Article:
I repeat, this requires Liberal Democrats to help to put enough Tories into the Commons to make their own party’s weight effective. Britain does not have direct election for its leader and voters cannot behave as if it did. Parties do not hold open primaries, as in the United States. If they did, Mr Blair would today be challenged not by Mr Howard and Mr Kennedy, but probably by Michael Portillo and Sir Menzies Campbell, a more exhilarating contest by far. But this is fantasy politics. In reality the only way to influence policy now will be through exploiting the leverage of party blocs in the House of Commons.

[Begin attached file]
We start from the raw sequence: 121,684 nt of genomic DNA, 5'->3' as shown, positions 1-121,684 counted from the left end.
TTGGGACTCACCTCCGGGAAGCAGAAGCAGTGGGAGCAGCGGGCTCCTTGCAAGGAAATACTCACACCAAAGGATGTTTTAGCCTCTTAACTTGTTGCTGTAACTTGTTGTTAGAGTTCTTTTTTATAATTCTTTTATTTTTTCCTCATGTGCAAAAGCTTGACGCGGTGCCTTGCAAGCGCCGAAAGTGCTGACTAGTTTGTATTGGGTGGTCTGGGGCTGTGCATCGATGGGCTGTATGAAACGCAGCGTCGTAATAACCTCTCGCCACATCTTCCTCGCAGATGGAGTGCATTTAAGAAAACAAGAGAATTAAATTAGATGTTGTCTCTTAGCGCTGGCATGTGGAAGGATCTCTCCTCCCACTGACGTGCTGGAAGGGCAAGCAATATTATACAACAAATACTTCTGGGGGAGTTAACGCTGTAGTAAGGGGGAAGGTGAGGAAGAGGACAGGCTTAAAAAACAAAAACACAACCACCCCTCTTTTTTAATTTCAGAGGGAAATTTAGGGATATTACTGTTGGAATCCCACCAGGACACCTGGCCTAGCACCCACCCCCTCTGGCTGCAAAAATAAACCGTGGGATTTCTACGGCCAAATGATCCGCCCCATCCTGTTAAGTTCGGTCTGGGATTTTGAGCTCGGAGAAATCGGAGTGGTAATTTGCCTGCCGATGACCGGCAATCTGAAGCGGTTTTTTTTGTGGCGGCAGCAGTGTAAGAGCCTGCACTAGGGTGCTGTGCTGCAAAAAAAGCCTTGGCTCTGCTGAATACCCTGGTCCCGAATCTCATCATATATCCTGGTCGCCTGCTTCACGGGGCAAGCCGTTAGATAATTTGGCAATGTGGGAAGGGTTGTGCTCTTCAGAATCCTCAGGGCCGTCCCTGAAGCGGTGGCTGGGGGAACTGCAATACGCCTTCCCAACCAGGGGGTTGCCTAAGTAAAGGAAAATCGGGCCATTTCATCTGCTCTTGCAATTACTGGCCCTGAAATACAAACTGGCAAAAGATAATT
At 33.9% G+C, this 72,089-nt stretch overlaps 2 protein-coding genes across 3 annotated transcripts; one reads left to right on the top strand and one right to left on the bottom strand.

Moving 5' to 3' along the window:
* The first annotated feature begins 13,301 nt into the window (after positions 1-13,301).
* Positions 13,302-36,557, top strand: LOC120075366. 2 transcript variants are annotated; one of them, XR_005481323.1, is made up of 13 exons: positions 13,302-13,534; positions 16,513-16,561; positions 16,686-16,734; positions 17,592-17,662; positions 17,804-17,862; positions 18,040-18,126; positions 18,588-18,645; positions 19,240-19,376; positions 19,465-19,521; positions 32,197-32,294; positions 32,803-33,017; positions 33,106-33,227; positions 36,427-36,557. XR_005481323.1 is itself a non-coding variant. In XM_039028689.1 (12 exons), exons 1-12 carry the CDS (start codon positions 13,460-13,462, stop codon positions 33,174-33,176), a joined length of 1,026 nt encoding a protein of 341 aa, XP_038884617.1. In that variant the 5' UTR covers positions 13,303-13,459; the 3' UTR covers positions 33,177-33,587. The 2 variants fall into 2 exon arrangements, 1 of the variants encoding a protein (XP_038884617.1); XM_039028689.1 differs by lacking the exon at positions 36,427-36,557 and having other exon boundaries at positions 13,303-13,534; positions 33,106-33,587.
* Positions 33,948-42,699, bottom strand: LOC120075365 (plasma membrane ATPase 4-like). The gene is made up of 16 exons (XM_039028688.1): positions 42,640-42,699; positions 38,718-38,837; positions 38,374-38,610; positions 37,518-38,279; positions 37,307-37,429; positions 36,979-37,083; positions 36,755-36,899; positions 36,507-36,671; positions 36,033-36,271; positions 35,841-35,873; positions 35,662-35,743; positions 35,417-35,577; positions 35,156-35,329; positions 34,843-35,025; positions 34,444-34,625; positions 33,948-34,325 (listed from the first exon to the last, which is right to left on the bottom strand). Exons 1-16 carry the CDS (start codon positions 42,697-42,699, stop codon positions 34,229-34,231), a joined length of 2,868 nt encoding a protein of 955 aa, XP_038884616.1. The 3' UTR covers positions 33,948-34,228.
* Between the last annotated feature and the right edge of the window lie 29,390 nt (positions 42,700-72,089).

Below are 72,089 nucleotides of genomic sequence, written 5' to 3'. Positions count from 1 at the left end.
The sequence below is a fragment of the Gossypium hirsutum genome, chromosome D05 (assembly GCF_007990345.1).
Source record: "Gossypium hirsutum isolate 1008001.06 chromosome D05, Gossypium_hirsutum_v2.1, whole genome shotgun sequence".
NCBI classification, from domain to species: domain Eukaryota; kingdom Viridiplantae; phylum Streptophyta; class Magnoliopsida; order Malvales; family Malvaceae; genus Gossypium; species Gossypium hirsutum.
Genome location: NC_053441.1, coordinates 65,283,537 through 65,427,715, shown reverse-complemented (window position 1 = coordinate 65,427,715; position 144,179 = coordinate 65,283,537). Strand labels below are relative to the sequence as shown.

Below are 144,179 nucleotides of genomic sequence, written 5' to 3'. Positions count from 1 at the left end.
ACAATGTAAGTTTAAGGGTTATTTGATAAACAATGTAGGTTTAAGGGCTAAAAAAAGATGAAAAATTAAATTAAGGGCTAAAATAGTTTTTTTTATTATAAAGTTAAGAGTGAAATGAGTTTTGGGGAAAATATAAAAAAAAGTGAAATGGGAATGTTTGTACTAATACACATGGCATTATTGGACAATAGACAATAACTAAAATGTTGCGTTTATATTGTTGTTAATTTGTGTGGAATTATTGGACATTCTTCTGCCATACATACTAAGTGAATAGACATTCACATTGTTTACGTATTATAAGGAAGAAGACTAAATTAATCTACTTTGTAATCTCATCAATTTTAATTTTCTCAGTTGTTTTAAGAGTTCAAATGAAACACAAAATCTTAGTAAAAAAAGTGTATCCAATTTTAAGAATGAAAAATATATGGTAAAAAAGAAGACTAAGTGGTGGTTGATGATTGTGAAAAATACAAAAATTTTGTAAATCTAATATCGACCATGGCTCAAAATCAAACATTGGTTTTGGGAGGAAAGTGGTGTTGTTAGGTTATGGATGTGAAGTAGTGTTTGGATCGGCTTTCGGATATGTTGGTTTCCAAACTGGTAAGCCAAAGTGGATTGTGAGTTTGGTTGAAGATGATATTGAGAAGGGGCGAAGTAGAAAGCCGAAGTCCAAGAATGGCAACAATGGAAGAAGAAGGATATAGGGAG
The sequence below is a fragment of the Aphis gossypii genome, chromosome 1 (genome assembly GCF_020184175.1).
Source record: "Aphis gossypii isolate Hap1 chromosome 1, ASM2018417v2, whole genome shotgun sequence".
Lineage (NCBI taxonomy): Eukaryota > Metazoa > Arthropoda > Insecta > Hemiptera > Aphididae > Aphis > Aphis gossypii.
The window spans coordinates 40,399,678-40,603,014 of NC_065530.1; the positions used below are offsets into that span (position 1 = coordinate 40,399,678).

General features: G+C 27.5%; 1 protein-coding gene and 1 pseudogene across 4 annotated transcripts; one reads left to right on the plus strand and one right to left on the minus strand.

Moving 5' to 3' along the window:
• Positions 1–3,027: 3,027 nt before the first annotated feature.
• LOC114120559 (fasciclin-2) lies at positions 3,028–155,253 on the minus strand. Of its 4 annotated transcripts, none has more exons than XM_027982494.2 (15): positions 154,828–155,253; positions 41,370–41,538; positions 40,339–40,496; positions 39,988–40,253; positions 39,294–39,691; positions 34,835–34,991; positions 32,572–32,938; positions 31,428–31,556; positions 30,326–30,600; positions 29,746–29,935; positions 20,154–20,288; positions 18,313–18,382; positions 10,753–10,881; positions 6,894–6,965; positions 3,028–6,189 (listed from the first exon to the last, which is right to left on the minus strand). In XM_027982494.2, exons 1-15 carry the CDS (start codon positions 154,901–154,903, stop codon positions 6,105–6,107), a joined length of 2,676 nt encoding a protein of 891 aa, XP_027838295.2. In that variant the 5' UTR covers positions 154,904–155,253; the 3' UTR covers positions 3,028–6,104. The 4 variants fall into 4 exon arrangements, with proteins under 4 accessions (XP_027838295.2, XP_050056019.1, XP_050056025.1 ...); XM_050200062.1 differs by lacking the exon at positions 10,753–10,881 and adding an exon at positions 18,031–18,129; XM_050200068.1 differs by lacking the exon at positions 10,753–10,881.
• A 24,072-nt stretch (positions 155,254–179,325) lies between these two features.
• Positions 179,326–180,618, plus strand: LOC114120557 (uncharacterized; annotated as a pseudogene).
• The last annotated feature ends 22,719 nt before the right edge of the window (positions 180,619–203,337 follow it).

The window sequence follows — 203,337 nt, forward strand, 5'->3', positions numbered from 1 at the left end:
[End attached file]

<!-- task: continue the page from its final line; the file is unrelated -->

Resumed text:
Mr Sedgemore claims to want Mr Blair’s nasal blood on his fist. So do a remarkable number of people on the Left, though not enough to make an impact in the polls. But if Mr Sedgemore means what he says, the blood must be real. He must demand tactical voting to give the Left negotiating strength in the new Parliament. He must do more than leave Labour and kiss hands with Mr Kennedy. He must vote for Mr Howard. All else is not serious. It is waffle.